Continuing from where I left off 3 weeks ago, EMR – The Word on Street – Part 1, most patients tend to have very unique perspectives about the EMR technology. Still not accustomed to the change like most physicians, patients are more intrigued and fascinated by the drift towards automated healthcare. While I have not had the chance to reconnect with the group, I had not quite finished the account of our detailed discussion on health IT and the wondrous world of electronic medical records.
I was able to establish that the patients in the group did not have any inhibitions towards the electronic medical records technology. Even when invoking the subject of privacy and health information exchange, most of the group members felt secure, citing that they ‘trusted their doctors’. Despite being an ‘awww’ moment, I was surprised at this response. One member quoted, “If my doctor is using an EMR, I expect he has gone through all the hurdles to make sure that my information is safe and secure. They are professionals and they know how to do their job.” That statement summaries what most patient feel about health IT adoption, instead of being personally concerned about the security of their health data, patients expect physicians to play that role for them, as professionals.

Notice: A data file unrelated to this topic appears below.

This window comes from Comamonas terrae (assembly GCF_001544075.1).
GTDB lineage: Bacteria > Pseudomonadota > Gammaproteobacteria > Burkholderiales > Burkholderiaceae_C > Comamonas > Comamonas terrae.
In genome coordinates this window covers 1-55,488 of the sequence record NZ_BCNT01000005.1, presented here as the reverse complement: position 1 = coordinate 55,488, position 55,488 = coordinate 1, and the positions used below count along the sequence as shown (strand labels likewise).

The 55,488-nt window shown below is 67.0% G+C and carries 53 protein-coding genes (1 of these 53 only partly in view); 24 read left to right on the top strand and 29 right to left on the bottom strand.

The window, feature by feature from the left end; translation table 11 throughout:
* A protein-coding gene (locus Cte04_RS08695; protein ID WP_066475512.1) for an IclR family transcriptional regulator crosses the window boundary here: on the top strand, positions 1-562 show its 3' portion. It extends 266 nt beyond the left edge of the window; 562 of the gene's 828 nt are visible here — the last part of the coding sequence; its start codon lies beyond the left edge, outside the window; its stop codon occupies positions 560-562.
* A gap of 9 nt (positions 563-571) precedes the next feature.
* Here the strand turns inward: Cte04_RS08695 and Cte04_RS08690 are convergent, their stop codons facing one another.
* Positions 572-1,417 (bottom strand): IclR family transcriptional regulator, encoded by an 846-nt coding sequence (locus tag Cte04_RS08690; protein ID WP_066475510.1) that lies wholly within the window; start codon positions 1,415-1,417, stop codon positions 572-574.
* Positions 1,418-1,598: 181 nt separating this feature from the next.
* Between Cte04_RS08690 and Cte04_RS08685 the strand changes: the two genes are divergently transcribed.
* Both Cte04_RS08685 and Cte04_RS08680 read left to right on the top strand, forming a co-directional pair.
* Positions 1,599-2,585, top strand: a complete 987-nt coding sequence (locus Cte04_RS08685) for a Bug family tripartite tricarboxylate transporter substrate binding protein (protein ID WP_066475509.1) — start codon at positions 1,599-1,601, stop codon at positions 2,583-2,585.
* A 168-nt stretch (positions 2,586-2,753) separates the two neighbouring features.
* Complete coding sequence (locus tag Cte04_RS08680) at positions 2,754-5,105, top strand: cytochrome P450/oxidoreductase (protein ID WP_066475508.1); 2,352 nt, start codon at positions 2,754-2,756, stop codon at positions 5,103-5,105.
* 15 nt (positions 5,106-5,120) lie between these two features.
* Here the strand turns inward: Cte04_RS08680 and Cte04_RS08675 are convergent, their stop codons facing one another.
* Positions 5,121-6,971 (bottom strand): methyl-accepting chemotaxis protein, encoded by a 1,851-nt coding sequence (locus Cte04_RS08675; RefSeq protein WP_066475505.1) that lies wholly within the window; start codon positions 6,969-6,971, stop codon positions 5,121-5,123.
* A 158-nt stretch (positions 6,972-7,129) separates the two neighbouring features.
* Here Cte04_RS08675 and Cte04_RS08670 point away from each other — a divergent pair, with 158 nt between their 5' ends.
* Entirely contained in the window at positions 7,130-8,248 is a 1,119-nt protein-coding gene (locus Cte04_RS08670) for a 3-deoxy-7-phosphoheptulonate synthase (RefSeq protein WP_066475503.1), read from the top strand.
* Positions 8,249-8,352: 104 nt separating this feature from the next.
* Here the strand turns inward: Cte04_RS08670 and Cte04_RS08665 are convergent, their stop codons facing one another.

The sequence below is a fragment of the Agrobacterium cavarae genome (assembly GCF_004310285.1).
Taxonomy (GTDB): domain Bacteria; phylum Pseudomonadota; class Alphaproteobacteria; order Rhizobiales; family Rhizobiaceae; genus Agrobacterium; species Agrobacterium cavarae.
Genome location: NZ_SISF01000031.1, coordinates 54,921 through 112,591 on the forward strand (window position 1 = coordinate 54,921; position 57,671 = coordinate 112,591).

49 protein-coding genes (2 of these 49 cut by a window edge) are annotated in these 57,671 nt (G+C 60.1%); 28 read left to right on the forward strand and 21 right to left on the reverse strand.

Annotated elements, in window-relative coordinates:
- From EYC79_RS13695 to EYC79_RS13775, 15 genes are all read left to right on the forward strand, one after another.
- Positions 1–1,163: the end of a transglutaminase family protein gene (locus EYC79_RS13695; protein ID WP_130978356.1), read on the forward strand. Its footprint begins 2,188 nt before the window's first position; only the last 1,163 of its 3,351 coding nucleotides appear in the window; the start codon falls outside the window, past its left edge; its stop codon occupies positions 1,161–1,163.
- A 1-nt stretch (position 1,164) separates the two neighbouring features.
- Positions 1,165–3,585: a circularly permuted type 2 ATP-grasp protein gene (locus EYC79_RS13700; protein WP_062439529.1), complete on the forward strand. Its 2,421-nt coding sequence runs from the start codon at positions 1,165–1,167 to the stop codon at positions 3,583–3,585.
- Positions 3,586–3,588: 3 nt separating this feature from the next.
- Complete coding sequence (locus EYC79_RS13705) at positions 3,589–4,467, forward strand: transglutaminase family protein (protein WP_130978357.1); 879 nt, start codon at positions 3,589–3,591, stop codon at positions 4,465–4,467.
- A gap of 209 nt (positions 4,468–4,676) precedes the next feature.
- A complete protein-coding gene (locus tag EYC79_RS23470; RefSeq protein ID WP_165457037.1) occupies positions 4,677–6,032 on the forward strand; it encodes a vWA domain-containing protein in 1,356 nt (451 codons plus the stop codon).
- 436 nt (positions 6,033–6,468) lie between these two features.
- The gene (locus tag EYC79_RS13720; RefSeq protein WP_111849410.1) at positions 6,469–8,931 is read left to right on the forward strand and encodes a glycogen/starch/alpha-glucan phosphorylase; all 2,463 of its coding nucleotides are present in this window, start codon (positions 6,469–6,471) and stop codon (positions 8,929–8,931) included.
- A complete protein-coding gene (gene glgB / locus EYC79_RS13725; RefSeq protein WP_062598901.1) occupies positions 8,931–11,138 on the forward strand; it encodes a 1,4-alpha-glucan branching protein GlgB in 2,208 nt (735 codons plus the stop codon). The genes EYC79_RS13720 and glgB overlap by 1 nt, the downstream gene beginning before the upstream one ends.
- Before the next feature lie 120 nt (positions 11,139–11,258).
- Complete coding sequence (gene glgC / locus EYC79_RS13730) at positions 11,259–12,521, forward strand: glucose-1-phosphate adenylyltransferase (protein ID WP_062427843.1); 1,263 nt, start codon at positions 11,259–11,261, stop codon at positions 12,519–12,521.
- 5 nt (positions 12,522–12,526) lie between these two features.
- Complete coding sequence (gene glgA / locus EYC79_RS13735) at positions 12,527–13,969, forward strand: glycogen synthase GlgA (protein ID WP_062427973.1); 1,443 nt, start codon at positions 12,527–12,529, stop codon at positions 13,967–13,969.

While providers plan for such risks and unauthorized disclosures, electronic medical records change the job description significantly. Digitized data is more susceptible to theft. Not only is data exposed in its physical environment but also vulnerable to cyber theft. However, the problem is that most providers tend to rely on basic firewalls and commercial encryption software available at economical rates, while others simply leave the security up to their hosting parties and EMR vendor. Given the amount of recent breaches, such methods are no longer acceptable. Ensuring patient safety and maintaining confidentiality should be one of the top priorities for physicians. With health information exchange (HIE) in sight, physicians should look to train their staff to work within such an environment whilst planning for contingencies.
However, despite their trust in provider professionalism, the group did not take lightly to the possibility of physicians selling their patient’s personal health information to disease control bodies, etc. even when de-identified. I had to assure one of the group members that it would be a HIPAA violation and against the ‘rules’ to sell patient information without prior consent. One patient joked about reading the fine print of every medical document from henceforth.